In the third chapter the author attempts to understand the welfare and concerns of citizens in contemporary Indian society. He observes that while the resource base of the economy has improved substantially, redistribution leading to overall welfare remains a distant goal. The politics of patronage has been cited as a probable cause for economic deprivation of the poor sections. The author envisages variations across States in the nature of political patronage and the developmental outcome. In this comparative framework, Tamil Nadu is cited as a success story, while Uttar Pradesh and Madhya Pradesh are seen as poor governing States.
The chapter also studies the nuances of welfare politics in India by relating the three major welfare initiatives RTI, right to education, and MNRGES to the tipping point model of economic change. In this perspective, the author suggests how ideas favouring citizens’ welfare builds up over a period of time to produce desired welfare outcomes in the form of citizen-friendly policies. But ideas are also conditioned by electoral motivations. The author rightly observes that the UPA’s electoral success in 2009 was largely due to the MNRGES scheme that paid rich political dividends in getting the support of the rural poor. The tipping point model also holds true for the genesis of right to education. It is clearly shown how steps to curb child labour and promote literacy in the 1980s and 1990s culminated in a fundamental change towards translating literacy into a right that every citizen was entitled to. Finally, the RTI was found to be driven by the social processes especially the movement led by the MKSS in Rajasthan. It must however be noted that each of these welfare measures has its specific context of origin. Ideational change in government circles may not necessarily apply equally to all three. While MNRGES was a highly politicized scheme based purely on electoral permutation and combinations, the RTI was an outcome of the social pressures that had built up over a period of time, a point that the author illustrates empirically. In contrast, both factors were critical in producing right to education.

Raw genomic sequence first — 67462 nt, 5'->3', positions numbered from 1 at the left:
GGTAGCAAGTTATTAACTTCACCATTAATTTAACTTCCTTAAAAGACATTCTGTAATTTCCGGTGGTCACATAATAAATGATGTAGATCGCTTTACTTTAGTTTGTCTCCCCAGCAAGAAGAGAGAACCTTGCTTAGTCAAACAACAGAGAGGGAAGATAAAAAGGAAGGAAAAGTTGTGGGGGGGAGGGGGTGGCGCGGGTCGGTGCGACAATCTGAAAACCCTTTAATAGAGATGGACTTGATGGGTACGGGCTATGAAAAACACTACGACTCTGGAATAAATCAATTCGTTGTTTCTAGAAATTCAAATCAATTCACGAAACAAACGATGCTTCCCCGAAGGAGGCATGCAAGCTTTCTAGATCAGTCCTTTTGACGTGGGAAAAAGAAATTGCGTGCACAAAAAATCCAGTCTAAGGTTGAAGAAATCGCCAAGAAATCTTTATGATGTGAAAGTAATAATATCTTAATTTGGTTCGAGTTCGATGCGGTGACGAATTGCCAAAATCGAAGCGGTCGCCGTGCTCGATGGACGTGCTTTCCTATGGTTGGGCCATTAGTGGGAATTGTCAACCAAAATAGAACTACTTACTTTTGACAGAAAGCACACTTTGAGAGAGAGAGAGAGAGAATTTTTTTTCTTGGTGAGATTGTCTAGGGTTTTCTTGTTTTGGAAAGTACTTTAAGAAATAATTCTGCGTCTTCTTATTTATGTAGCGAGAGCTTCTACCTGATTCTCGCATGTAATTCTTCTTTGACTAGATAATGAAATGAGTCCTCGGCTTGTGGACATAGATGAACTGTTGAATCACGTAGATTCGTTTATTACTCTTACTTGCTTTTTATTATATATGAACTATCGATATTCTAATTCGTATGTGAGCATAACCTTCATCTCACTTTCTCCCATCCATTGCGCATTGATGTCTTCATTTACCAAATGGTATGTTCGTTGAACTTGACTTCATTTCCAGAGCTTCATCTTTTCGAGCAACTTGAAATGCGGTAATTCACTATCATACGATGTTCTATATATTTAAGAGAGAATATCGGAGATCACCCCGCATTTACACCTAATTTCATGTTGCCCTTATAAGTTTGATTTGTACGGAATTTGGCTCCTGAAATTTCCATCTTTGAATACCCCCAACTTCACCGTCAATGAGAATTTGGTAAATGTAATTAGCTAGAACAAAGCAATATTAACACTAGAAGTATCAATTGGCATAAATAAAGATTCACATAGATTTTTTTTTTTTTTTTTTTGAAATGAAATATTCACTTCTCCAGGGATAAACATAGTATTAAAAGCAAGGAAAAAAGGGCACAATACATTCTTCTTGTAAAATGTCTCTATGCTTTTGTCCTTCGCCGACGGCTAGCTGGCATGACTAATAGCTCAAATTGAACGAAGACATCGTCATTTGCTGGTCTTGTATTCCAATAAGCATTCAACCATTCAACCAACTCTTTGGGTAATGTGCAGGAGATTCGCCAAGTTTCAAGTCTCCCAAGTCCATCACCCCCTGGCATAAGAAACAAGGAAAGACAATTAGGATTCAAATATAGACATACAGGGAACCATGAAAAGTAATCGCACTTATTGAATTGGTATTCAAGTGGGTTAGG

The last chapter summarizes the arguments made in the previous chapters. Although the arguments appear reasonably cogent in understanding social and economic change in India, the theorization of developmental outcomes based on changing patterns of state-society relations remains obscure. The power of ideational change independent of social influences portrays India as strong state which does not initiate any policy change unless it is convinced on its own. This explanation runs counter to the perception that India is a relatively weak state and is vulnerable to the pressures of powerfully political lobbies. Second, though the tipping point model could well explain economic reforms in India on the basis of institutionalization of ideas favouring economic globalization, it may not appear very convincing in elucidating the welfare politics in the post-reform period. In the latter, the author while accounting for the impact of social movements finally shifts the argument in favour of the power of ideational change within the government and bureaucracy. Welfare politics in India is more an outcome of civil society activism triggered by internet revolution and less to do with the benevolence of the entrepreneurial government.
The multidisciplinary approach in the book makes it an essential reading for manifold streams of knowledge.
Siddhartha Mukerji is Assistant Professor in the Department of Political Science, Babasaheb Bhimrao Ambedkar University, Lucknow.